• Good quality compost added to the soil

Holy Basil Irrigation Requirements

Holy Basil plants need at least 1 inch of water per week. Using drip irrigation is always recommended to be sure that your plants are getting moisture directly to their root system. If you’re using conventional overhead watering techniques, try and use something like the Dramm Watering Can and water and fertilize at the base of the plant to keep moisture off the leaves.

Raised Bed Fertilizer Schedule

Several Weeks Before Planting

Test your soil at your local extension office.

At Time of Planting

After adjusting soil pH to 5.6 – 7.5, mix 1 1/2 cups per 10 ft. of row or ¼ cup per plant of Hoss Complete Organic Fertilizer with your soil.

2 Weeks After Planting

1 cup Hoss Micro-Boost Micronutrient Supplement with 5 gallons of water. Each plant gets 1 quart of the solution next to the plant stem. Repeat every 4 weeks.

4 Weeks After Planting and Every 4 Weeks

¼ cup Hoss Complete Organic Fertilizer per plant evenly spread around plant.

In-Ground Fertilizer Schedule

Several Weeks Before Planting

Test your soil at your local extension office.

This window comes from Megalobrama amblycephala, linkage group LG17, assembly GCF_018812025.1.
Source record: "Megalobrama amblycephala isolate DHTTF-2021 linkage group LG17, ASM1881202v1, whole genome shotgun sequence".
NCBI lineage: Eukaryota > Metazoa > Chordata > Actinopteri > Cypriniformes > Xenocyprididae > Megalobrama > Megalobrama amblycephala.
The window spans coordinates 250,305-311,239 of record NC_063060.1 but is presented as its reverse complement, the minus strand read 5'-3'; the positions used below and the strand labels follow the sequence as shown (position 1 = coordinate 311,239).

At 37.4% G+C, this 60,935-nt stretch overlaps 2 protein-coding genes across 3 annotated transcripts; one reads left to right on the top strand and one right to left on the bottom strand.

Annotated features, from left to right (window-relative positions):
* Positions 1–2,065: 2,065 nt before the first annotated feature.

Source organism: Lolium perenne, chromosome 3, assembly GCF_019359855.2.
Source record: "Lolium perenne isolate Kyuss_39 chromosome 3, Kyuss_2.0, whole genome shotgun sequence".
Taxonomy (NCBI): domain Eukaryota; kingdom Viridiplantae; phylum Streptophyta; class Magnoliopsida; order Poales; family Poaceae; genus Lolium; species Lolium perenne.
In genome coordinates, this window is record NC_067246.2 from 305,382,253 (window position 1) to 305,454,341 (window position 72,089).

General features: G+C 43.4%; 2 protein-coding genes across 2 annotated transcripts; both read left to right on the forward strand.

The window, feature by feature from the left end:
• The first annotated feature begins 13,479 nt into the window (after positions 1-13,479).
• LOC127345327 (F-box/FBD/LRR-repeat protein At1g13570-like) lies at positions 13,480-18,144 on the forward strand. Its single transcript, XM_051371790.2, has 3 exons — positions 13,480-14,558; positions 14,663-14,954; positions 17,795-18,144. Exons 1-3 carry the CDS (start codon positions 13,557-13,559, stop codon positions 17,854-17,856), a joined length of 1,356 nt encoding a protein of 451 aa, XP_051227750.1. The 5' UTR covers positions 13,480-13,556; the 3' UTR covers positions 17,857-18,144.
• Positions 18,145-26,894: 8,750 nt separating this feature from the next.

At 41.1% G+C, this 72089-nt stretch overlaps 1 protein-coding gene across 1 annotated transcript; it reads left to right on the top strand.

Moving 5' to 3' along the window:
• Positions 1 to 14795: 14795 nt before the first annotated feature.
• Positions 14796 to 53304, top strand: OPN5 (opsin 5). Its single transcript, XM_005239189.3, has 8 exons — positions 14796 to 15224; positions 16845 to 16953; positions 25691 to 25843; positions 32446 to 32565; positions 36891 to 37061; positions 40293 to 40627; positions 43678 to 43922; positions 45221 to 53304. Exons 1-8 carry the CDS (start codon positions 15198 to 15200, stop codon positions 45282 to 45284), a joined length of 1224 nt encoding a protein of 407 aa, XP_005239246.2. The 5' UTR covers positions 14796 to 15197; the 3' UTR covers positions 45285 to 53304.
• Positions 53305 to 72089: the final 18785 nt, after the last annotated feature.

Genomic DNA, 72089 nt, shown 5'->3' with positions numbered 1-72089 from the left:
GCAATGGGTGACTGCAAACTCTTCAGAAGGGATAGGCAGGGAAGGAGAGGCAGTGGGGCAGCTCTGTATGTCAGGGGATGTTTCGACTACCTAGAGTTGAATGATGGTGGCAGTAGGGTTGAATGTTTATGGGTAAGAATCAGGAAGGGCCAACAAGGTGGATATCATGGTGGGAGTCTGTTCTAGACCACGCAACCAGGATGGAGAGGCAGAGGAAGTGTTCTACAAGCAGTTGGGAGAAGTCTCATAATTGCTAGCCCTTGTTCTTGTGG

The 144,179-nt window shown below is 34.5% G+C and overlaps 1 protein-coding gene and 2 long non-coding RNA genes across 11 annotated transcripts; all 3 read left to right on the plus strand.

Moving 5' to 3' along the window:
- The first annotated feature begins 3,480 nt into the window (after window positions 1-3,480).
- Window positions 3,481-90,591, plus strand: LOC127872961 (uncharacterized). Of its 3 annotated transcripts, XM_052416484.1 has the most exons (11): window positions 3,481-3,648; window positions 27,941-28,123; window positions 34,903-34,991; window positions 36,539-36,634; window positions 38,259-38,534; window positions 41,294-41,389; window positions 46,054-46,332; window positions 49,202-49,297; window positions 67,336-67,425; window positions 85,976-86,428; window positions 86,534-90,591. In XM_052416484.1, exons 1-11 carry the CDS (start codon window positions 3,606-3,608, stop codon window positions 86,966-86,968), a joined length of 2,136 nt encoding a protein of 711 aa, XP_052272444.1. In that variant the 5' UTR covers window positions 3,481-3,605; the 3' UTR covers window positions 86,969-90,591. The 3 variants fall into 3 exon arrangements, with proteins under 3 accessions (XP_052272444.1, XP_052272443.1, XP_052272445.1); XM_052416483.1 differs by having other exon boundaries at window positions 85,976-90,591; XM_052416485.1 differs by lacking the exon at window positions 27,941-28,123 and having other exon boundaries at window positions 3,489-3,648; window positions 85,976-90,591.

At Time of Planting

After adjusting soil pH to 5.6 – 7.5, mix 1 1/2 cups per 10 ft. of row or ¼ cup per plant of Hoss Complete Organic Fertilizer with your soil.

2 Weeks After Planting

1 cup Hoss Micro-Boost Micronutrient Supplement with 5 gallons of water. Each plant gets 1 quart of the solution next to the plant stem. Repeat every 4 weeks.

4 Weeks After Planting and Every 4 Weeks

¼ cup Hoss Complete Organic Fertilizer per plant evenly spread around plant.

Holy Basil Pest & Disease Protection

Insects

Organic Controls

Horticulture Oil
Aphids, Flea Beetle, Whiteflies, Spider Mites, Thrips

Bug Buster-O
Aphids, Flea Beetles, Whiteflies, Moths, Armyworms

Monterey BT
Caterpillars, Cabbage Loppers

Take Down Garden Spray
Aphids, Flea Beetle, Whiteflies, Moths

Diatomaceous Earth
Cutworms, Ants, Slugs

Sluggo Plus
Slugs

Treat as needed using label instructions.

Common Diseases

Organic Controls

Complete Disease Control